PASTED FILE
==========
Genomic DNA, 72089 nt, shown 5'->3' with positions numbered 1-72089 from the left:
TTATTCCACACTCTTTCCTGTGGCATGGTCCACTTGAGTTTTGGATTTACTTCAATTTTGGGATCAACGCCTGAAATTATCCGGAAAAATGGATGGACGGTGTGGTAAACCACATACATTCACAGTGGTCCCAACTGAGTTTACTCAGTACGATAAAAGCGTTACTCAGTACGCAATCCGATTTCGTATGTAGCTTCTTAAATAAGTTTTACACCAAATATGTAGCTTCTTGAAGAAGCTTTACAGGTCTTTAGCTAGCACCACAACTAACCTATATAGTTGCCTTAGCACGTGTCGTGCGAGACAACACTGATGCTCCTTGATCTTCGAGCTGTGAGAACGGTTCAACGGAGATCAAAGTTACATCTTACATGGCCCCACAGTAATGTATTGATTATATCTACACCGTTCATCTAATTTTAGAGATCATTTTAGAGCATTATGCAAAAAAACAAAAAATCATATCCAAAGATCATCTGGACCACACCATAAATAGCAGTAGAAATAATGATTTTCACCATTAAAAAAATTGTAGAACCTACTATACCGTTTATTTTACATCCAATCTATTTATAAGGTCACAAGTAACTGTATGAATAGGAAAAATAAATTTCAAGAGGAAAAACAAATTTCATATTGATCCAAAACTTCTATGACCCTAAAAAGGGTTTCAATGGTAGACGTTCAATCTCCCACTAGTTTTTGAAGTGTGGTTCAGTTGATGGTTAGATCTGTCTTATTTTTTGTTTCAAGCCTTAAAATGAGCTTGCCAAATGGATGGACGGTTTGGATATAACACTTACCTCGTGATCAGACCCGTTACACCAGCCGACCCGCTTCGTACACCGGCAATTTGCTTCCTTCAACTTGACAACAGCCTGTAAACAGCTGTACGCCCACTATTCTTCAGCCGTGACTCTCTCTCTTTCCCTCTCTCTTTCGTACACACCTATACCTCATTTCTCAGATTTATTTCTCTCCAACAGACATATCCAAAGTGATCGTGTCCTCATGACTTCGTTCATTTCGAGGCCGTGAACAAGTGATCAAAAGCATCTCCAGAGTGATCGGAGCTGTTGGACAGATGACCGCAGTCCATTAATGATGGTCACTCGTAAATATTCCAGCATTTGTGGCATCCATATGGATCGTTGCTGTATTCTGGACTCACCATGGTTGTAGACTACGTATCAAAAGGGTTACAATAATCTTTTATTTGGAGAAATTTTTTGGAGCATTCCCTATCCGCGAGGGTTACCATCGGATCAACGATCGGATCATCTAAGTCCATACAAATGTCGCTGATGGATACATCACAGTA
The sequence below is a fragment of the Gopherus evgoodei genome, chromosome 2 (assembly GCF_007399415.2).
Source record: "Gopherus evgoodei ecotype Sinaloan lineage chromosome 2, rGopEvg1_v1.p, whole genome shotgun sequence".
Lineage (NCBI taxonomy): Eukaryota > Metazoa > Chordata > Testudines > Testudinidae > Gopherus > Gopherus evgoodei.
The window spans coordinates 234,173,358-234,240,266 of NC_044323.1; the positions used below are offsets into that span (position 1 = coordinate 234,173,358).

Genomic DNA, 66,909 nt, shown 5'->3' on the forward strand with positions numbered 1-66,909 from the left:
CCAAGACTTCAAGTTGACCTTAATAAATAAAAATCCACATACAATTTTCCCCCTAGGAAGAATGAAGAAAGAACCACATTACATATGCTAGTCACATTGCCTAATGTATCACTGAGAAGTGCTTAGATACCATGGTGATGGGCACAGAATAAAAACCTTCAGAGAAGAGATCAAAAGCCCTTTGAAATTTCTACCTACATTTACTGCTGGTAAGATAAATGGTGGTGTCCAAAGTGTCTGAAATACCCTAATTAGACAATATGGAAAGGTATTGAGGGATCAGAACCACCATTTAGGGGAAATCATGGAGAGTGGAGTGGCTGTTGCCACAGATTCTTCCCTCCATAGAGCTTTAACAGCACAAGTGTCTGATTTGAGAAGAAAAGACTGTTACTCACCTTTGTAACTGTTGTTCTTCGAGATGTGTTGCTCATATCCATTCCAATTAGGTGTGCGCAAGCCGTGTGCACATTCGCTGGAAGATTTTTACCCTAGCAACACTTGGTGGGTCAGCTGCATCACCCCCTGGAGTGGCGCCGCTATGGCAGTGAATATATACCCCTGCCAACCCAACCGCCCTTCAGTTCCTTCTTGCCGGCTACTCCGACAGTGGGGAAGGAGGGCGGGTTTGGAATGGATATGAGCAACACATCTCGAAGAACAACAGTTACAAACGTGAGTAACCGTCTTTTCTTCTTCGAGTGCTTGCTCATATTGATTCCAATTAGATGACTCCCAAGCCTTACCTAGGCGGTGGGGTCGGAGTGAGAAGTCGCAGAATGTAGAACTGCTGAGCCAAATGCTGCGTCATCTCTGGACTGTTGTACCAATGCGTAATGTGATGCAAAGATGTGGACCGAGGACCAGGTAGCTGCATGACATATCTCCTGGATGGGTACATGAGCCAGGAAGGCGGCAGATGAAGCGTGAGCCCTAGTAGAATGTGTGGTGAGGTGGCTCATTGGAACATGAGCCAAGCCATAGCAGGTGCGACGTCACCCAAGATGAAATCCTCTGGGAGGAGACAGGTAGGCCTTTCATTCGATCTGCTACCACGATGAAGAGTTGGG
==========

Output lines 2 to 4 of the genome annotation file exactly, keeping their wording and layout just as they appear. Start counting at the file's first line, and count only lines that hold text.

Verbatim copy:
TTATTCCACACTCTTTCCTGTGGCATGGTCCACTTGAGTTTTGGATTTACTTCAATTTTGGGATCAACGCCTGAAATTATCCGGAAAAATGGATGGACGGTGTGGTAAACCACATACATTCACAGTGGTCCCAACTGAGTTTACTCAGTACGATAAAAGCGTTACTCAGTACGCAATCCGATTTCGTATGTAGCTTCTTAAATAAGTTTTACACCAAATATGTAGCTTCTTGAAGAAGCTTTACAGGTCTTTAGCTAGCACCACAACTAACCTATATAGTTGCCTTAGCACGTGTCGTGCGAGACAACACTGATGCTCCTTGATCTTCGAGCTGTGAGAACGGTTCAACGGAGATCAAAGTTACATCTTACATGGCCCCACAGTAATGTATTGATTATATCTACACCGTTCATCTAATTTTAGAGATCATTTTAGAGCATTATGCAAAAAAACAAAAAATCATATCCAAAGATCATCTGGACCACACCATAAATAGCAGTAGAAATAATGATTTTCACCATTAAAAAAATTGTAGAACCTACTATACCGTTTATTTTACATCCAATCTATTTATAAGGTCACAAGTAACTGTATGAATAGGAAAAATAAATTTCAAGAGGAAAAACAAATTTCATATTGATCCAAAACTTCTATGACCCTAAAAAGGGTTTCAATGGTAGACGTTCAATCTCCCACTAGTTTTTGAAGTGTGGTTCAGTTGATGGTTAGATCTGTCTTATTTTTTGTTTCAAGCCTTAAAATGAGCTTGCCAAATGGATGGACGGTTTGGATATAACACTTACCTCGTGATCAGACCCGTTACACCAGCCGACCCGCTTCGTACACCGGCAATTTGCTTCCTTCAACTTGACAACAGCCTGTAAACAGCTGTACGCCCACTATTCTTCAGCCGTGACTCTCTCTCTTTCCCTCTCTCTTTCGTACACACCTATACCTCATTTCTCAGATTTATTTCTCTCCAACAGACATATCCAAAGTGATCGTGTCCTCATGACTTCGTTCATTTCGAGGCCGTGAACAAGTGATCAAAAGCATCTCCAGAGTGATCGGAGCTGTTGGACAGATGACCGCAGTCCATTAATGATGGTCACTCGTAAATATTCCAGCATTTGTGGCATCCATATGGATCGTTGCTGTATTCTGGACTCACCATGGTTGTAGACTACGTATCAAAAGGGTTACAATAATCTTTTATTTGGAGAAATTTTTTGGAGCATTCCCTATCCGCGAGGGTTACCATCGGATCAACGATCGGATCATCTAAGTCCATACAAATGTCGCTGATGGATACATCACAGTA
The sequence below is a fragment of the Gopherus evgoodei genome, chromosome 2 (assembly GCF_007399415.2).
Source record: "Gopherus evgoodei ecotype Sinaloan lineage chromosome 2, rGopEvg1_v1.p, whole genome shotgun sequence".